Also feeding from the road has been tested many times but has so far been abandoned for several reasons. The most important reasons are shown below:
- Personal safety
- Objects on the road such as stones and sand
- Rain, snow and ice
The most important of the issues raised with regard to direct feeding from the road is the safety of people and animals.
To have an exposed and energized conductor outside a fenced area requires special considerations. But we can compare with sockets in the walls. A person can get a shock from putting a metal object in a socket, but people have been educated in proper use of electricity, and this happens very seldom. We will apply a similar principle to safety issues with the Elways solution. Elways solution to the safety issue can be summarized as:
- The conductor is located in a trench below the surface of the road and cannot be touched by just walking on it. It takes that you put a thin object into the trench to make contact with the conductor.
- Only short parts of the trench are energized at any one time, when a vehicle passes that stretch of road. If someone two fingers into the track he might get an electric shock but he will be run over by the vehicle that has initiated the energizing seconds later.
- If a vehicle should stop, the electricity will be turned off. This is because the velocity is calculated and below a lower velocity limit the electricity is not turned on.
- All systems can fail so the switches are designed to be supervised. Should there be voltage travelling along the trench without cars passing, the whole section will be taken out by a breaker switch.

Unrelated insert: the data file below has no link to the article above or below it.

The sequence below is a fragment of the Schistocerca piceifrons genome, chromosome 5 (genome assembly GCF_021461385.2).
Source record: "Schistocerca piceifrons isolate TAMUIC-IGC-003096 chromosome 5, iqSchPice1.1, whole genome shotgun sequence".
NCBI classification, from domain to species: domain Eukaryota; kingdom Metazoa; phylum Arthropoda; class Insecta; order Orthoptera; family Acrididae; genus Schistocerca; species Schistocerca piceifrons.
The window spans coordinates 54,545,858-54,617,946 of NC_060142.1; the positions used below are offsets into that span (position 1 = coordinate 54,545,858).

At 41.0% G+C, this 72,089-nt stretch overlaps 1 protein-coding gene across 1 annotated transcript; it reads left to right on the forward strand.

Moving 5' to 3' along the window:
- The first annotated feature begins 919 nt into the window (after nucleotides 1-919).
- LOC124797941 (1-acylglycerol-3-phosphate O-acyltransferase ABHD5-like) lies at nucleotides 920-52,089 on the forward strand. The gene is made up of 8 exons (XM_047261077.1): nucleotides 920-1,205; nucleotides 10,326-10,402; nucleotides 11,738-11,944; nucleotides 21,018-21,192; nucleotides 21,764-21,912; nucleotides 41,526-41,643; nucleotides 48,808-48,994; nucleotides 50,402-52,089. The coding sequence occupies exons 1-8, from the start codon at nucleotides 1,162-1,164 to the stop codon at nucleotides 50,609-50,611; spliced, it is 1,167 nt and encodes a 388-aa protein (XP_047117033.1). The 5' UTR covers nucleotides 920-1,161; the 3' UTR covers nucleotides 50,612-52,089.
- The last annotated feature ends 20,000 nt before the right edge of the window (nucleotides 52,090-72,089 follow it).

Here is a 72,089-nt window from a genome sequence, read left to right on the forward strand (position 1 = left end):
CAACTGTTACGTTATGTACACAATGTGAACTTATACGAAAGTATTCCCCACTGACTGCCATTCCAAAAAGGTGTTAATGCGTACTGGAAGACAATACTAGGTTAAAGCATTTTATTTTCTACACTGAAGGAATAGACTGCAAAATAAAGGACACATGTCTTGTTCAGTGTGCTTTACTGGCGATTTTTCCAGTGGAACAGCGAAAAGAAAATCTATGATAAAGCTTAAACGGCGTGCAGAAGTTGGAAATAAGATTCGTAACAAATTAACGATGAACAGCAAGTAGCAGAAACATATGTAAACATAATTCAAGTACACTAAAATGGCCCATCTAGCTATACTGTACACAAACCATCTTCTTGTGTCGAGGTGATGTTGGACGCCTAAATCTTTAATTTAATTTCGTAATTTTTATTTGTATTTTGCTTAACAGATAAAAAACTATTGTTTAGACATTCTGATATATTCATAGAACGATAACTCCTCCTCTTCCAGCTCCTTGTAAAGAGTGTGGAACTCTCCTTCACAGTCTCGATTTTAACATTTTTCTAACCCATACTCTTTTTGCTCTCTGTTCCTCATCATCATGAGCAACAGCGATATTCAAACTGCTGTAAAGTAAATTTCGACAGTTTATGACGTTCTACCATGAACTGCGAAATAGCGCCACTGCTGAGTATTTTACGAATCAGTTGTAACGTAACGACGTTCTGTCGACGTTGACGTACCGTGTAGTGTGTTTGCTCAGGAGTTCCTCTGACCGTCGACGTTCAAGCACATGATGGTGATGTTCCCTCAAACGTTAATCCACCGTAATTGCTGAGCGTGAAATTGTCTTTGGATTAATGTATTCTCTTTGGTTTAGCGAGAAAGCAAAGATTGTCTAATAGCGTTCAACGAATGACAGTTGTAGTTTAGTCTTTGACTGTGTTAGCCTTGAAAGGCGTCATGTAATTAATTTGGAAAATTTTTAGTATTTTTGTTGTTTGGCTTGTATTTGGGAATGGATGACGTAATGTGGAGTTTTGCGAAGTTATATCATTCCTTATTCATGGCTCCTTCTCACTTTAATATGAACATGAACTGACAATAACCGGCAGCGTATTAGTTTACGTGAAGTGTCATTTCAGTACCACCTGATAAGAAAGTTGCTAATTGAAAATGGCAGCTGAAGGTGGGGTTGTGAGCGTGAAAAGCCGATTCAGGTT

- All electrified roads will have signs stating that they are electrified and that one should not put fingers or objects into the rail.
- The media should also be utilised to inform what electrified roads are and how to behave when travelling on them.
Bigger obstacles can be discovered by radar of the same kind as are used today to discover animals and people on the road. At discovery of an object the contact arm is lifted up in order to avoid damage. Smaller obstacles can be handled by a special design of the contact that makes it survive a collision with smaller stones and other small objects. This has been tested in full speed and the solution works satisfactorily.
One problem is that rainwater will enter into the track. At peak traffic and not too intense rain this is not a big problem as the contacts are designed to trough the water out of the track. At roads with an average traffic intensity of 5,000 vehicles per 24 hours each track is passed by almost two cars per minute. With a rain intensity of one millimeter per hour (a normal intensity in Sweden) the track will be filled with around 100 mm per hour. But during that hour more than one hundred vehicles have passed and thereby emptied almost all the water.
When it is snowing a similar situation is at hand. The cars will keep the track free from snow as long as the traffic intensity is of a certain level. At very heavy snow the road it will need ploughing and it is foreseen that the snowplough car will have a special device that can also clean the track from snow. One of the devices we have patented addresses this concern.
At low temperatures ice can form on the road. This is normally not a problem as long as the traffic is dense. However, at low traffic intensity ice could form on the conductors and this ice could isolate the conductor from the contact. In order to prevent this, the track will be equipped with electrical heating that can be used during exceptional conditions. This will only be necessary in countries where the temperatures regularly reach freezing.